## Textbook Problem 1B.15

Arieanne De Guzman 2J
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### Textbook Problem 1B.15

"1B.15 The velocity of an electron that is emitted from a metallic surface by a photon is 3.6 x10^3 km/s . (a) What is the wavelength of the ejected electron? (b) No electrons are emitted from the surface of the metal until the frequency of the radiation reaches 2.50 x10^16 Hz. How much energy is required to remove the electron from the metal surface? (c) What is the wavelength of the radiation that caused pho- toejection of the electron? (d) What kind of electromagnetic radiation was used?"

I was able to get part a, but I couldn't seem to get the correct answers for the other parts. I don't think I am understanding the problem correctly. Can anyone explain the steps for b and c please?

StephanieIb
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Joined: Wed Sep 30, 2020 9:37 pm

### Re: Textbook Problem 1B.15

For b, you need to use hv=work function + 0(for KE). Then, multiply h by frequency to get your answer (1.66x10^-17 J). For C, use E= work function + 1/2mv^2. Add your work function (1.66x10^-17) and 1/2(9.109x10^-31kg)(3.6x10^6 m/sec)^2. Yous should get 2.25x10^-17 J as your E(pho). Then, using E=hV, divide energy(2.25x10^-17) by h to get the frequency. You should get 3.3957 x10^16 Hz. Then to get wavelength, use wavelength=C/V. You should get 8.8x10^-9m.

Annie Tong 2G
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### Re: Textbook Problem 1B.15

b) Use the equation hv = work function + 0 (KE). Substitute in v = 2.50 x 10^16 Hz to get work function = 1.66 x 10^-17.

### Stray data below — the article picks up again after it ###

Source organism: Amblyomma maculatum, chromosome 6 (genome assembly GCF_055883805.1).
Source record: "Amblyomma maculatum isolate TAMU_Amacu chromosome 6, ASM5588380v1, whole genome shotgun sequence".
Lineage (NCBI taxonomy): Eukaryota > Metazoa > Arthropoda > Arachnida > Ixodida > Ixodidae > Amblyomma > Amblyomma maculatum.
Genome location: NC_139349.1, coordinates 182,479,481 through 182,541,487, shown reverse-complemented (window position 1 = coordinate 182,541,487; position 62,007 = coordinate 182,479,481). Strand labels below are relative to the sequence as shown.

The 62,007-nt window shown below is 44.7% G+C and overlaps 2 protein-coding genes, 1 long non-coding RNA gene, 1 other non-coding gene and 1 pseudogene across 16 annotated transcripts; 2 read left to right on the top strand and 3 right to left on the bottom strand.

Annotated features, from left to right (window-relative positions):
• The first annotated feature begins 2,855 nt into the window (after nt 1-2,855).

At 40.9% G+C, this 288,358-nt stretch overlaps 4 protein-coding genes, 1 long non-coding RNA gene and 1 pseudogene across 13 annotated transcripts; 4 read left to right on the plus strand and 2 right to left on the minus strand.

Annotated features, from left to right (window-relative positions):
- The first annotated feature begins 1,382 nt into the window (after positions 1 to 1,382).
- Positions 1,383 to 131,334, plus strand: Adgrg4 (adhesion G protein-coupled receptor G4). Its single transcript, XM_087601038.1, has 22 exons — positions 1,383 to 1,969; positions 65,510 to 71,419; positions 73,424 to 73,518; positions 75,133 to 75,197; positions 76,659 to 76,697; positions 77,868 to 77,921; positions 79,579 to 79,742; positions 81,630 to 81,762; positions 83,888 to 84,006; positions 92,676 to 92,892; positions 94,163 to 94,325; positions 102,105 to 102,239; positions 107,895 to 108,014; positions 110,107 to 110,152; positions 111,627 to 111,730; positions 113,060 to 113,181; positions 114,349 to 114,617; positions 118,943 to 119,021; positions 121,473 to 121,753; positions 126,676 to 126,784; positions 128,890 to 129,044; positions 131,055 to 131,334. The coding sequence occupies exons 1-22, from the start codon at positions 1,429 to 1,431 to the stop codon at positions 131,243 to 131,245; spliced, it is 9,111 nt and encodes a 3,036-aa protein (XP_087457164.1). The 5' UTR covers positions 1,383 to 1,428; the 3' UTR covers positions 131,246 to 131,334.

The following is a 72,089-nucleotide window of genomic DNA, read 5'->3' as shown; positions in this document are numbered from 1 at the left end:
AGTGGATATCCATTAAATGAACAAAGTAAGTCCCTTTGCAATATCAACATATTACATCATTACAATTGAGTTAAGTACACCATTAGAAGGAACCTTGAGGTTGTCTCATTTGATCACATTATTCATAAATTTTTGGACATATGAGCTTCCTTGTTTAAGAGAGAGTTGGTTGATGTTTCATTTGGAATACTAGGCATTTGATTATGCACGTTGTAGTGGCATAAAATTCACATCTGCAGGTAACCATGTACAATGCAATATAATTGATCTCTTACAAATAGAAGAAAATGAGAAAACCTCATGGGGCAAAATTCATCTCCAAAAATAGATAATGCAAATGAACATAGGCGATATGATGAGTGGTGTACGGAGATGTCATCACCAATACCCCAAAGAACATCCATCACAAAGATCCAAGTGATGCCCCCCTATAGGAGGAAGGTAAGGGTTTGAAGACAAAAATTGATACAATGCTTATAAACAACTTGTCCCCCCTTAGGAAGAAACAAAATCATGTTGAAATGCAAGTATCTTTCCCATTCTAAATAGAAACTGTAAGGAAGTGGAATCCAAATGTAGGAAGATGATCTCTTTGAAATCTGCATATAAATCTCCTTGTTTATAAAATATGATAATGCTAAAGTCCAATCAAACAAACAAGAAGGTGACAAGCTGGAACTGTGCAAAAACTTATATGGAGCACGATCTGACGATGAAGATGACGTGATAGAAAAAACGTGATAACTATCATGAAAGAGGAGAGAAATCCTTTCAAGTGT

c) Use the equation E = 1/2mv^2 + work function. Use the answer from part b) to substitute work function and v (velocity) = 3.6 x 10^6 m/s (make sure to convert km to m!) and m = electron's mass = 9.109 x 10^-31 kg. After you get E, use the equation wavelength = hc/E to find the wavelength.

Hope this helped!

Halle Villalobos 3E
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Joined: Wed Sep 30, 2020 9:52 pm

### Re: Textbook Problem 1B.15

Hi! For part b, you would use $E=hv$ and plug in the given values to get $E=(6.626*10^{34}J.s)(2.50*10^{-16}s^{-1})=1.66*10^{-17}J$. For part c, the photon must have enough energy to eject the electron and cause it to move at $3.6*10^3 km.s^{-1}$. To find the energy of the photon, add the value found in part a to its kinetic energy $(\frac{1}{2}mv^2)$, which will give you $2.25*10^{-17} J$. Remember to convert the velocity from km/s to m/s! To find the wavelength, use the equation $\lambda = \frac{hc}{E}$ to get 8.8nm. For part d, we know it is in the x-ray/gamma ray region based off the value found in part c. I hope this helps!

Brandon Carris
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Joined: Wed Sep 30, 2020 9:41 pm

### Re: Textbook Problem 1B.15

for part b use einstein's equation (e = hv). V is given and h is Heisenberg's constant.